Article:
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Patient Arce Taking It One Fight At A Time

 

Julio Arce celebrates after submitting Daniel Teymur of Sweden in their featherweight fight during the UFC Fight Night event at the Adirondack Bank Center on June 1, 2018 in Utica, New York. (Photo by Josh Hedges/Zuffa LLC) Julio Arce may be in the middle when it comes to overall fight experience among the trio of Tiger Schulmann Fight Team members competing on Saturday’s UFC 230 card at Madison Square Garden. But if we’re talking competing at the “World’s Most Famous Arena,” Arce has that distinction locked down over teammates Lyman Good and Shane Burgos.

“I had the accomplishment of winning the 2011 Golden Gloves at the Garden,” Arce explains. “I did Glory Kickboxing at the Garden and I won that fight by second-round TKO. And now I get to do MMA at the Garden under the UFC banner. That is a pretty big accomplishment for me because I did all three under the bright lights in the Garden. That’s a huge thing.”

It is, and while the 29-year-old isn’t walking around the gym giving pointers to Good and Burgos about fighting in the Garden, it is a special moment for all three fighters.

“We’re all just dying for the day to get here, but the biggest feeling is of excitement and accomplishment because some people get to say they sat and watched a fight or a game at the Garden, but not many people get to say they either played or fought at Madison Square Garden, so this is something huge. We get to be part of that history and say that we fought at the Garden.”

So with boxing, kickboxing and now MMA on his MSG resume, what’s next, point guard for the Knicks?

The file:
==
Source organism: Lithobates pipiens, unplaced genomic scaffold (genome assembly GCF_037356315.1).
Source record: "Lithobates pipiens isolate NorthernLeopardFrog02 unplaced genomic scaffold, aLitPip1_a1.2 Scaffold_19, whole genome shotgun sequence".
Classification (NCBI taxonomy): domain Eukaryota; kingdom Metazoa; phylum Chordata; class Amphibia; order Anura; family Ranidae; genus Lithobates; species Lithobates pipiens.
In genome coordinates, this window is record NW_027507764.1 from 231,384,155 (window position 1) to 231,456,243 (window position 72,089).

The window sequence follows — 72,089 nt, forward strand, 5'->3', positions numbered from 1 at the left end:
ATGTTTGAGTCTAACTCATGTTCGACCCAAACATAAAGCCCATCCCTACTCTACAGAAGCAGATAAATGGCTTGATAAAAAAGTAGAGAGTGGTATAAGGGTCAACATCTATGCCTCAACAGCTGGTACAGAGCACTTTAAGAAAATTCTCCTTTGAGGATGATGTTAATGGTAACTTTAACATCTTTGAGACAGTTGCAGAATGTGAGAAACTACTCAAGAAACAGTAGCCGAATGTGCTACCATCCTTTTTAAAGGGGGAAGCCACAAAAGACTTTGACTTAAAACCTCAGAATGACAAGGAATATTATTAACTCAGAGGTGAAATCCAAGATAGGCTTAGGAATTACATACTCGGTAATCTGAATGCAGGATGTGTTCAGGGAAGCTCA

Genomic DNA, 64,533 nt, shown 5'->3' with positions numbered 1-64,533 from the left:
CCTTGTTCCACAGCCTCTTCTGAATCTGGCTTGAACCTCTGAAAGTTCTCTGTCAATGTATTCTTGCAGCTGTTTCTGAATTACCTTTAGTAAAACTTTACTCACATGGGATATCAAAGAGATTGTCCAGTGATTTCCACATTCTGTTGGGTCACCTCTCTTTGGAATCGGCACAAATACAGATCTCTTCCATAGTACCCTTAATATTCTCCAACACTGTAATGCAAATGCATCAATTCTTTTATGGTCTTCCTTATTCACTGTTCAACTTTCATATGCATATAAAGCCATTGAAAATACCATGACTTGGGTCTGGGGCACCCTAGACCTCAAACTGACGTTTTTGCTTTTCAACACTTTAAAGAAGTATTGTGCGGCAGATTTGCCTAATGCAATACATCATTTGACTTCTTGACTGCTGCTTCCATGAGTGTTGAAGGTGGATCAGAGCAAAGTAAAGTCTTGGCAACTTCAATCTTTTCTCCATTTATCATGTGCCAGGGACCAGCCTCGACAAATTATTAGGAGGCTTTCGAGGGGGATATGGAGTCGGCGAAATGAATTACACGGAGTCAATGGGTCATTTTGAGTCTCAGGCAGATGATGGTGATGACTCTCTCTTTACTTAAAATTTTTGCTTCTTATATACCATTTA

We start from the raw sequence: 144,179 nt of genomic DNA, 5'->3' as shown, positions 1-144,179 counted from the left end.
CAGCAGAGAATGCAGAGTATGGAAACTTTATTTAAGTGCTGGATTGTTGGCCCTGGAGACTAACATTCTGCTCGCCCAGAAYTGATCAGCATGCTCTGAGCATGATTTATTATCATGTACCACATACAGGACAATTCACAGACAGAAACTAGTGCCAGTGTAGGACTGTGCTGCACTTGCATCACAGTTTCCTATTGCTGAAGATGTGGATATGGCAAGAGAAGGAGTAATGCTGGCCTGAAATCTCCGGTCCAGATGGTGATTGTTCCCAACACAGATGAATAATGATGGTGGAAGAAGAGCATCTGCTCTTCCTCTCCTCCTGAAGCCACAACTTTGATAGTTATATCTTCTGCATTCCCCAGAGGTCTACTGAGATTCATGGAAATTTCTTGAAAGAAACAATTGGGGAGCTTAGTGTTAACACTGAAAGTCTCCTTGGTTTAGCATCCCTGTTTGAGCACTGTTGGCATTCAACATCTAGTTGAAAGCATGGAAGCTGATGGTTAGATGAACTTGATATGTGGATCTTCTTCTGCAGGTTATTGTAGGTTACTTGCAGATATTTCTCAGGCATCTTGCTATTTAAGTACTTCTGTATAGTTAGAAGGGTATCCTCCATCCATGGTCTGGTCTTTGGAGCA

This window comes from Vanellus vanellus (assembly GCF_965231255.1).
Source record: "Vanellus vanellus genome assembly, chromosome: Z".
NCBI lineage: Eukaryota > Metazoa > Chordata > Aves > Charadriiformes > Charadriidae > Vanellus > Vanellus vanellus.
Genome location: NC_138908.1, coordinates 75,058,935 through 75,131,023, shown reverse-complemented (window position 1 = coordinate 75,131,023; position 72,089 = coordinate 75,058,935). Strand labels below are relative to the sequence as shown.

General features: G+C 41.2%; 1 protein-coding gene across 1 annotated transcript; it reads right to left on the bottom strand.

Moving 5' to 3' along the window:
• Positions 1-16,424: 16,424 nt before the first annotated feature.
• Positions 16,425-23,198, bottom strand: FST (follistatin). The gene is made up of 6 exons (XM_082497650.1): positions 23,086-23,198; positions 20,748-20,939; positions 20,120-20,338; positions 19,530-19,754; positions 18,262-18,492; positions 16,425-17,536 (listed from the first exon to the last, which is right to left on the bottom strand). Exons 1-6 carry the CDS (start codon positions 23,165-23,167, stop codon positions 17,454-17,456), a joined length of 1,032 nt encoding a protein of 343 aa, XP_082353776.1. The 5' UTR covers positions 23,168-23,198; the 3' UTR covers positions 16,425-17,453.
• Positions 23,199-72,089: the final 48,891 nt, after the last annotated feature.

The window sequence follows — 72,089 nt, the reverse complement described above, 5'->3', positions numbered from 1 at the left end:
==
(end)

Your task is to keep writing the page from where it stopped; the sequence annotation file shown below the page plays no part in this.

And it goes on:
(L-R) Julio Arce punches Peter Petties in their featherweight bout during Dana White's Tuesday Night Contender Series at the TUF Gym on August 8, 2017 in Las Vegas, Nevada. (Photo by Brandon Magnus/DWTNCS) “I think I’m too short for that,” laughs the 5-foot-7 featherweight, who meets Brazil’s Sheymon Moraes this weekend. It’s an important bout for Arce, not just because it’s taking place 20 minutes from his home in Queens, but because a victory would put him at 3-0 in the Octagon and may just set up a fight with a top 15 contender the next time out.

Yet while Arce keeps his eyes on the rankings and the roster, he’s playing it cool as he navigates the waters of the UFC.

“When I was on my journey to get into the UFC, I knew you had to trust the process and wait,” he said. “Now, I’m still the rookie in the UFC. I’m working my way up. I know in due time I’m gonna get the high-profile fights as I keep climbing up the ladder and do my thing. No matter what happens in any fight, I made it to the highest level. And although it’s a short window, I’m also not racing through it where eventually I’m gonna get put in a fight that I may not be ready for and the next thing you know I’m gonna be going backwards. I want to take my time, one step at a time, one fight at a time, and then I see myself getting up there before I know it.”

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That time may be sooner rather than later given how impressive he’s looked in wins over Dan Ige and Daniel Teymur, both of which came after he halted Peter Petties in August 2017 on Dana White’s Tuesday Night Contender Series. It’s a nice, steady progression, and Moraes is a natural next step, one Arce is ready for.

“Whoever’s put in front of me, I’m just gonna give it everything I’ve got and let it all go and really put my name out there,” said the patient Madison Square Garden veteran, who may just have to get impatient in 2019.

“Nah, I’m as chill as I come,” Arce laughs. “But in 2019, it’s gonna be another great year of great things happening and I can’t wait for that.”